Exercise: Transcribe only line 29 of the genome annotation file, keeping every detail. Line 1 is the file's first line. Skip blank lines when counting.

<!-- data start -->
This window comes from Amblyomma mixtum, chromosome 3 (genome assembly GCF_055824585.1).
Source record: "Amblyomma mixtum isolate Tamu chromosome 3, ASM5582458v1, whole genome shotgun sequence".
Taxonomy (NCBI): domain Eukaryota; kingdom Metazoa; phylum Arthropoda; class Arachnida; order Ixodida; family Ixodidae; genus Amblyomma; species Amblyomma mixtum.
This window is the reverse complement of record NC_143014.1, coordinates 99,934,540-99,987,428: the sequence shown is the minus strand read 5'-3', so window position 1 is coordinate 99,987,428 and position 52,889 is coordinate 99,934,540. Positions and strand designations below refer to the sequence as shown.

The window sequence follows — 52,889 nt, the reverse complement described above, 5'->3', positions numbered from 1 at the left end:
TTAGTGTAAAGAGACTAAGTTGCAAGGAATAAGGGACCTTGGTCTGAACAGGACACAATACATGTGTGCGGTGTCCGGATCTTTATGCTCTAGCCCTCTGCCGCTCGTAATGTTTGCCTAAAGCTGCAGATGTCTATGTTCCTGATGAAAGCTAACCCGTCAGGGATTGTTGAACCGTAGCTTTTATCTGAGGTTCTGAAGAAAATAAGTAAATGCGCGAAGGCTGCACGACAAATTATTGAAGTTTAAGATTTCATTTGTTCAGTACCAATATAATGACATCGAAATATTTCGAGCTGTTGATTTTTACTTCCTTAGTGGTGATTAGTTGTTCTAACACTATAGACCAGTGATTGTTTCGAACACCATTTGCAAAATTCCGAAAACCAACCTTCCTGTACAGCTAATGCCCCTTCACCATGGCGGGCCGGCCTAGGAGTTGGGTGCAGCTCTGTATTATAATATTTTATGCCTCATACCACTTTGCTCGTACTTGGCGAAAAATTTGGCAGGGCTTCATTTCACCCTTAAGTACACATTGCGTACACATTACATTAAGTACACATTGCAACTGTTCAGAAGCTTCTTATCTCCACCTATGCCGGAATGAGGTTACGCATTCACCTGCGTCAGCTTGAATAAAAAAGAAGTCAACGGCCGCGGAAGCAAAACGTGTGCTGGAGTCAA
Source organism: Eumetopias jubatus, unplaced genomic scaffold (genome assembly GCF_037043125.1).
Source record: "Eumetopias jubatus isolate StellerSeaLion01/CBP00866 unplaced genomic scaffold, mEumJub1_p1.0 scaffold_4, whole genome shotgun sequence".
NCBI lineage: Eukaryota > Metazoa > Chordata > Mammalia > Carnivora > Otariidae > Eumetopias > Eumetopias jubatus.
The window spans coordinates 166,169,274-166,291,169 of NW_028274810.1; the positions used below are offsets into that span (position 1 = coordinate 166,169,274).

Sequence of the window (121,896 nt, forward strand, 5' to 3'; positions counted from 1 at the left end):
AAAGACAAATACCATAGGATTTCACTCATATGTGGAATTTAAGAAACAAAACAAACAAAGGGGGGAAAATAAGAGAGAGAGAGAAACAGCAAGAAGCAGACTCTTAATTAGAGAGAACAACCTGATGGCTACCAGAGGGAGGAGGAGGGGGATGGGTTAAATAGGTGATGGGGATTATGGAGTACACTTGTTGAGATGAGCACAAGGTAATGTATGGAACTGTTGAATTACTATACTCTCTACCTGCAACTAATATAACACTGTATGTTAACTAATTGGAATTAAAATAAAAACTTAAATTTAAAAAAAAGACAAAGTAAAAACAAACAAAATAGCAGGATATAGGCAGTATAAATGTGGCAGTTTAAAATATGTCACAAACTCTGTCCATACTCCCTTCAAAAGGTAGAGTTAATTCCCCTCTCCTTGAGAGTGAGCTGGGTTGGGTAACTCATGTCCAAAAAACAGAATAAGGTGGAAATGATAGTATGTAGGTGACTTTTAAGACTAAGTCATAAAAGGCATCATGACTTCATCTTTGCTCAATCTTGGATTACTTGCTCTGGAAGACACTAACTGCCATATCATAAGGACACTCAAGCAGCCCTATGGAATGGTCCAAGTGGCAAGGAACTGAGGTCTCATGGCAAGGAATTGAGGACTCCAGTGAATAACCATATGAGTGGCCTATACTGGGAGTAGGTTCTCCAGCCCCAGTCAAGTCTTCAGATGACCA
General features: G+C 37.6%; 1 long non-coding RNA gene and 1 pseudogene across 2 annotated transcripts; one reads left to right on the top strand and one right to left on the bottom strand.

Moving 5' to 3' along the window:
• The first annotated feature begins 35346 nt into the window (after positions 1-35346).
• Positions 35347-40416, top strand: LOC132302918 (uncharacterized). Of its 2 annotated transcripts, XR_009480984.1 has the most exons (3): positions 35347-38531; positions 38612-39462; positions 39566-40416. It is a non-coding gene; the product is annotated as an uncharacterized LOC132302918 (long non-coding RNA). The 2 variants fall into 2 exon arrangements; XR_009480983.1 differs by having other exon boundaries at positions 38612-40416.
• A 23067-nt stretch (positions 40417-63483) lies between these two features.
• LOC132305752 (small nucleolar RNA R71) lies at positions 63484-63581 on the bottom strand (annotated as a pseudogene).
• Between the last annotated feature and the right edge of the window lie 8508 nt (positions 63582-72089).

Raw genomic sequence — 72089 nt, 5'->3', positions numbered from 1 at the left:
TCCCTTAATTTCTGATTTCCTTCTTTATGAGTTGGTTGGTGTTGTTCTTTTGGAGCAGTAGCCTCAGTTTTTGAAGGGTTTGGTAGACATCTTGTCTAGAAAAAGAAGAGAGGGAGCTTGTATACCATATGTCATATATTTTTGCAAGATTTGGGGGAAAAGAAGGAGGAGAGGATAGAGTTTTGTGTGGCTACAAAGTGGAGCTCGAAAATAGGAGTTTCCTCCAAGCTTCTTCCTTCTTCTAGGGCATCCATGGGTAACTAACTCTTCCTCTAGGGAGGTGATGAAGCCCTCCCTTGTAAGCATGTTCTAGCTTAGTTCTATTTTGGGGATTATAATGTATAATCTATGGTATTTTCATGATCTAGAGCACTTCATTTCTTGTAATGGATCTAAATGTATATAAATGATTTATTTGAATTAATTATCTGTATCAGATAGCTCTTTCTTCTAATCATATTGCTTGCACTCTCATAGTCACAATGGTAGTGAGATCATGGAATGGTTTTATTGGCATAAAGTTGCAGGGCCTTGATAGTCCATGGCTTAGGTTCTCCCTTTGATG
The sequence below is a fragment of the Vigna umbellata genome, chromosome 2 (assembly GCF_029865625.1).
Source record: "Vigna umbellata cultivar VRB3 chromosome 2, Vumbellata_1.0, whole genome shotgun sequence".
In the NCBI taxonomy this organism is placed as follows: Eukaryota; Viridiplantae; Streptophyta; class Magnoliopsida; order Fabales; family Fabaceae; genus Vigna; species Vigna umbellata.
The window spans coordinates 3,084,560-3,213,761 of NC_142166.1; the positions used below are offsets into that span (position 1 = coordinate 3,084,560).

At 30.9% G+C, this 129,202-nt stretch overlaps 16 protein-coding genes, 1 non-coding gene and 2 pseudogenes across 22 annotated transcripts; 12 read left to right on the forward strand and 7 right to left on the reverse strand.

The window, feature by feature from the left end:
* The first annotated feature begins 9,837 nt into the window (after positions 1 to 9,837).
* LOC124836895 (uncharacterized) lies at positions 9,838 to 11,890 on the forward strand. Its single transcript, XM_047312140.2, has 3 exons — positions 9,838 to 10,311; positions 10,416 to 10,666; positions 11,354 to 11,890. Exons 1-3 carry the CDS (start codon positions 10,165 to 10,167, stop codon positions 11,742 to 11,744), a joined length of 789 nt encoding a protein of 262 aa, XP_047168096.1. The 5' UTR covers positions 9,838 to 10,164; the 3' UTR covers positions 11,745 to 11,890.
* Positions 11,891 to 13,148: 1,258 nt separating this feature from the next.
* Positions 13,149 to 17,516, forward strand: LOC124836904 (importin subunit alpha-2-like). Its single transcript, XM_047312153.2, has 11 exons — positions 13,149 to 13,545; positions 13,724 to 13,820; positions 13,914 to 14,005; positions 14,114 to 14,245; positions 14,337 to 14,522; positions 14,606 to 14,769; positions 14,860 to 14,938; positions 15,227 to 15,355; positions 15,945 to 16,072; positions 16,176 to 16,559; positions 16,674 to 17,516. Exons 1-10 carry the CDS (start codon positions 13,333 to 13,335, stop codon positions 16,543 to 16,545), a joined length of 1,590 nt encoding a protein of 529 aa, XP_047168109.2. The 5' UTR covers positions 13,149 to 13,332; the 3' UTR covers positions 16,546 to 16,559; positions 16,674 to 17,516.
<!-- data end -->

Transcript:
* LOC124836895 (uncharacterized) lies at positions 9,838 to 11,890 on the forward strand. Its single transcript, XM_047312140.2, has 3 exons — positions 9,838 to 10,311; positions 10,416 to 10,666; positions 11,354 to 11,890. Exons 1-3 carry the CDS (start codon positions 10,165 to 10,167, stop codon positions 11,742 to 11,744), a joined length of 789 nt encoding a protein of 262 aa, XP_047168096.1. The 5' UTR covers positions 9,838 to 10,164; the 3' UTR covers positions 11,745 to 11,890.